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Formula 1

Does Ricciardo’s F1 social media gripe hold up to scrutiny?

by Matt Beer
5 min read

Daniel Ricciardo handled the storm in a teacup about his criticism of Formula 1’s social media output with his typical class and maturity.

Clarifying the original comments ahead of this weekend’s second round of the 2021 F1 season at Imola, Ricciardo admitted he should have chosen his words more carefully and been more aware that comments made in a relaxed interview with a non-specialist outlet could easily be picked up and spread around online very quickly.

But while he said he would “take that quote back” – referring to using the line “you guys are fucking idiots” – he also stood by his disapproval of some of F1’s output, and mapped that out in clearer terms.

His initial comment was out of order, and it was to his credit that he chose to tackle that head-on rather than try to hide behind claims he was misquoted or it was taken out of context.

We’re not here to spend any more time looking at what he said originally. And he’s perfectly entitled to retain an opinion that he doesn’t agree with the way F1 goes about what it promotes on social media.

Ricciardo believes F1 should “highlight the highs more”. So does he have a point?

Given he has used the example of F1’s 2020 ‘most dramatic moments’ compilation video that he felt featured too many crashes, we can assume he’s mainly talking about the F1 YouTube channel. Looking at the Bahrain Grand Prix weekend, we can loosely say that 38 videos were released relating to the F1 and F2 action over several days around that race.

Ricciardo feels there are “better stories to be told as opposed to just crashes”, and he feels there is “more room to expose the highs of the sport and the great achievements of a lot of individual drivers and individual performances and some spectacular overtakes”.

F1 Youtube Bahrain

Over the Bahrain GP weekend, there was plenty of that. F1 highlighted the great battles between Max Verstappen and Lewis Hamilton, as well as comparing their qualifying laps in great detail. There was also a special mention for the Fernando Alonso/Carlos Sainz Jr/Sebastian Vettel fight.

Post-race, great achievements that were given airtime included ‘Sergio Perez’s epic comeback’, ‘Yuki Tsunoda’s stunning F1 debut’, Red Bull setting the two fastest pitstops of the race, hyping up the chances of a title fight between Mercedes and Red Bull, plus team radio compilations and insight into the technical developments on the cars.

Formula 2 even got a decent shake, with race highlights, its tight battle for pole position and an incredible final lap battle all getting showcased.

Motor Racing Formula One World Championship Emilia Romagna Grand Prix Practice Day Imola, Italy

Of course, if there had been a massive crash in Bahrain, that would have been covered too. But it would have been one of tens of videos, and wouldn’t be the only thing F1 was pushing.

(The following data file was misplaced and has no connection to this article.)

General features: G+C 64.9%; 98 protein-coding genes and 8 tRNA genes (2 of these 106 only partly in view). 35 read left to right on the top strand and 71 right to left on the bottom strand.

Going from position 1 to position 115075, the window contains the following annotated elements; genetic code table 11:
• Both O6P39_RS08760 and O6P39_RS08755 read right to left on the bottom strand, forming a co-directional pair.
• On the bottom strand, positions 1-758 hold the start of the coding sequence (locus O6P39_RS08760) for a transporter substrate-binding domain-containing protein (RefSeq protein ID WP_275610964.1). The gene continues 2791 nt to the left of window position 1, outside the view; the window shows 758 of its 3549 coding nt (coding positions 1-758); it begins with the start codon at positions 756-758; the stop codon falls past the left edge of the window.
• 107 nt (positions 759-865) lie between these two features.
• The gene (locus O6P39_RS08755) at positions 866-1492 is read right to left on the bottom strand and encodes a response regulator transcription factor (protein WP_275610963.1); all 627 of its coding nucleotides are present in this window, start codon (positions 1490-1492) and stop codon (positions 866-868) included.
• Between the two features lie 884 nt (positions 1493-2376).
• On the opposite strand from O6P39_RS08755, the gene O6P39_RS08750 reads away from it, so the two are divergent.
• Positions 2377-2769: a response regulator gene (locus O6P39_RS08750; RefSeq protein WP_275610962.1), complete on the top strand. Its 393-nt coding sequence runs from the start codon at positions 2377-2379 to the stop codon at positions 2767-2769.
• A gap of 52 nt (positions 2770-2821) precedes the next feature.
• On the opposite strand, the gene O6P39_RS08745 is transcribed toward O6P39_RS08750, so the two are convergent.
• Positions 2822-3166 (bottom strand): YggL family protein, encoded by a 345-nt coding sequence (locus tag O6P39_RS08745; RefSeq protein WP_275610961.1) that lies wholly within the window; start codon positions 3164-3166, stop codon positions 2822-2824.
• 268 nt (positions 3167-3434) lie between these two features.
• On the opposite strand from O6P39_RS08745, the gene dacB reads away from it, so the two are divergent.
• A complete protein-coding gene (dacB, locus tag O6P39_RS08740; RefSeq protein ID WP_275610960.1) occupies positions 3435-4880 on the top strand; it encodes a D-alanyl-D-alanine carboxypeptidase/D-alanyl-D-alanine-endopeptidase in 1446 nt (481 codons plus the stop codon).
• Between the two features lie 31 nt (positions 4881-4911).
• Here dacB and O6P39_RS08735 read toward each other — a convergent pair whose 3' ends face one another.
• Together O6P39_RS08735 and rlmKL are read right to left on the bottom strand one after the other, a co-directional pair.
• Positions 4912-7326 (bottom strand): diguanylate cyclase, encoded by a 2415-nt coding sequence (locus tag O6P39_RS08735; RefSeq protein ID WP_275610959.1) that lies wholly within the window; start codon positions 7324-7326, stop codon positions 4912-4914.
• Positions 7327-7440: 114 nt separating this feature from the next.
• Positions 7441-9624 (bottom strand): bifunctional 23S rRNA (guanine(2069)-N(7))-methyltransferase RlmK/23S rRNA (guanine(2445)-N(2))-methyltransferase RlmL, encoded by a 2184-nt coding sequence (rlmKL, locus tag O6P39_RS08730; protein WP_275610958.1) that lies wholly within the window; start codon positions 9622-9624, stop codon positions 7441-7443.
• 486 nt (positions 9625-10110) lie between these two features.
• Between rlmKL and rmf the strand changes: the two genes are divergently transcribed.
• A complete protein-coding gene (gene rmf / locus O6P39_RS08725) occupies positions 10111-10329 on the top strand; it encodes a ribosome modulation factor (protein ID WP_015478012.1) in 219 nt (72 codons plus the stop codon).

Since the Bahrain GP, F1 has also released videos on the best lead battles of the hybrid era, feel-good moments from Imola, and it celebrated 1997 world champion Jacques Villeneuve’s 50th birthday by releasing the latest of its ’10 moments of brilliance’ countdowns about famous drivers. Plenty of positive stories are being told.

To suggest all F1 does is amplify crashes is unfair. But Ricciardo has far better things to do with his time than study F1’s full output, so it’s understandable that he might only see the occasional standout video.

F1 Youtube Top Vids

A look at the most popular videos on F1’s channel paints a picture more in-line with what Ricciardo believes has been going on up to now. And perhaps that’s where the slight confusion comes from.

Of the top 25 most-watched videos on F1’s channel, 14 of them are crash-related, and the videos range from 7 million to 20 million views. F1 has 5.2million subscribers on YouTube, so it’s fair to say a significant number of the people watching all of these top videos are not regular viewers.

That’s not a reflection of F1’s output, it’s a reflection of the more casual audience those videos have attracted. But hardcore fans who want to see more than just crashes are very well-served, too.

The hope will be that the drama and accidents help attract new fans, who then want to hear about the other stories F1 is trying to tell.

This isn’t meant to be a defence of F1. Given The Race has its own YouTube channel with more than 550,000 subscribers, the presence of an official F1 channel is in many ways a huge inconvenience! Nor is this meant to be a ‘take down’ of Ricciardo’s valid opinion that he has subsequently explained very well. It’s just adding a few more layers to the debate.

Ricciardo’s McLaren F1 team boss Andreas Seidl had his say at Imola on Friday morning, adding that he felt “the topic is closed”.

Motor Racing Formula One Testing Day One Sakhir, Bahrain

Seidl praised the “excellent job of promoting our sport” that F1 has done, and the “rapid growth in engagement in recent years, bringing the sport to a lot of new audiences”.

He added: “While the danger may be a part of the appeal to some fans I agree with Daniel that there’s a bigger and more positive story to be told about the sport, which Formula 1 is also doing.”

That last bit is the key point. F1 is doing this already.

It was interesting when Ricciardo referred to doing it differently if he had creative control. F1 should definitely take him up on that offer.

Both sides would learn a fair bit from that kind of tie-up, and fans would definitely tune in to see what one of the most popular drivers on the grid came up with for them to watch while he was in charge.

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